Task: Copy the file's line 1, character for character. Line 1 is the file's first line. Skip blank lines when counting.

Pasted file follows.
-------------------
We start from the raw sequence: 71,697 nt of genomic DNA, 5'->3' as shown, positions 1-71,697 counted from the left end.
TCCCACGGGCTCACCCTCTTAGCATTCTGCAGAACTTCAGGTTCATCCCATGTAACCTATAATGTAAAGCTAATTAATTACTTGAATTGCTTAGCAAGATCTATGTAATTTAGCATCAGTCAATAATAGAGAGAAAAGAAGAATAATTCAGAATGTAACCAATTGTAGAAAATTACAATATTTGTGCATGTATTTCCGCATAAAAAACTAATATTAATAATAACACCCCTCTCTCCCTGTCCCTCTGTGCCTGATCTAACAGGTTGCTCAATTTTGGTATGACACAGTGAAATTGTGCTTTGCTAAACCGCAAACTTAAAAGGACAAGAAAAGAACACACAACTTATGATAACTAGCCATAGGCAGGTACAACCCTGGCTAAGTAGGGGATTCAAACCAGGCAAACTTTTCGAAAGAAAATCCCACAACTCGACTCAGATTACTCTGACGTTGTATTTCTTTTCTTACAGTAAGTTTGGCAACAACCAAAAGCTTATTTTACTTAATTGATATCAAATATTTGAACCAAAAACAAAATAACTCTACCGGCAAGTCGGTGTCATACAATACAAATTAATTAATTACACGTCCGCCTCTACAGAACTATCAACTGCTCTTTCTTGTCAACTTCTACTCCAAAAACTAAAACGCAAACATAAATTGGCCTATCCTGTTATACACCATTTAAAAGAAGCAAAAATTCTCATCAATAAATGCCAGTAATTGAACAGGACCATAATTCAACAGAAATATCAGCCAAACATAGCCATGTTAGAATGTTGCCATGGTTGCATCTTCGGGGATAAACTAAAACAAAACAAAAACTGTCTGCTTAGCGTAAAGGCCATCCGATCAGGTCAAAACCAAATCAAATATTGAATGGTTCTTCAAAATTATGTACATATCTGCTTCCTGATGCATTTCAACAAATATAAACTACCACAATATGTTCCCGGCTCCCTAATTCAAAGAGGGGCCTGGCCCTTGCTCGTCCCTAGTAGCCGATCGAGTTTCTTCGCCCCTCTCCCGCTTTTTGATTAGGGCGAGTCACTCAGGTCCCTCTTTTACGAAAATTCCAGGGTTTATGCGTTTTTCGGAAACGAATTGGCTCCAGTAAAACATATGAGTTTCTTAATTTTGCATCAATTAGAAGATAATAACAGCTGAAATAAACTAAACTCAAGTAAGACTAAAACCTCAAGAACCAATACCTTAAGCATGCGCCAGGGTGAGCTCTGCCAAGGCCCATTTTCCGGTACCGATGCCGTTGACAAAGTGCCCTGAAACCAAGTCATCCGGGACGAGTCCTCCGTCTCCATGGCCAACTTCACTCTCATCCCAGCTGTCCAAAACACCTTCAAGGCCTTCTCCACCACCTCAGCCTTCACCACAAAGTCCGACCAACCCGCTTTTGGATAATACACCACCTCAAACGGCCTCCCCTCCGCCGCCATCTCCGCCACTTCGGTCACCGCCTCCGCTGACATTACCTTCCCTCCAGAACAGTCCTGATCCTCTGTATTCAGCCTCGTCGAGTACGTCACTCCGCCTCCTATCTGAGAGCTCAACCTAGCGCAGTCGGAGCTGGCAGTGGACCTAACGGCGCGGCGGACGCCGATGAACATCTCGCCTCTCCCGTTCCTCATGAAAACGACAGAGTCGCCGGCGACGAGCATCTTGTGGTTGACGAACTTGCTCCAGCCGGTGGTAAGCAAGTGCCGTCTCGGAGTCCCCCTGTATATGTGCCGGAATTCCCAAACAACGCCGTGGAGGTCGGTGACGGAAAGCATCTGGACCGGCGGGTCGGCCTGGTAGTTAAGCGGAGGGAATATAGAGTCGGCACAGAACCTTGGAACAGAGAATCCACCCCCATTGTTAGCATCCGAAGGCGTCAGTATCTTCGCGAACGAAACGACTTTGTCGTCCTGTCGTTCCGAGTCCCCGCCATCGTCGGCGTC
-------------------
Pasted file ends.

We start from the raw sequence: 71,697 nt of genomic DNA, 5'->3' as shown, positions 1-71,697 counted from the left end.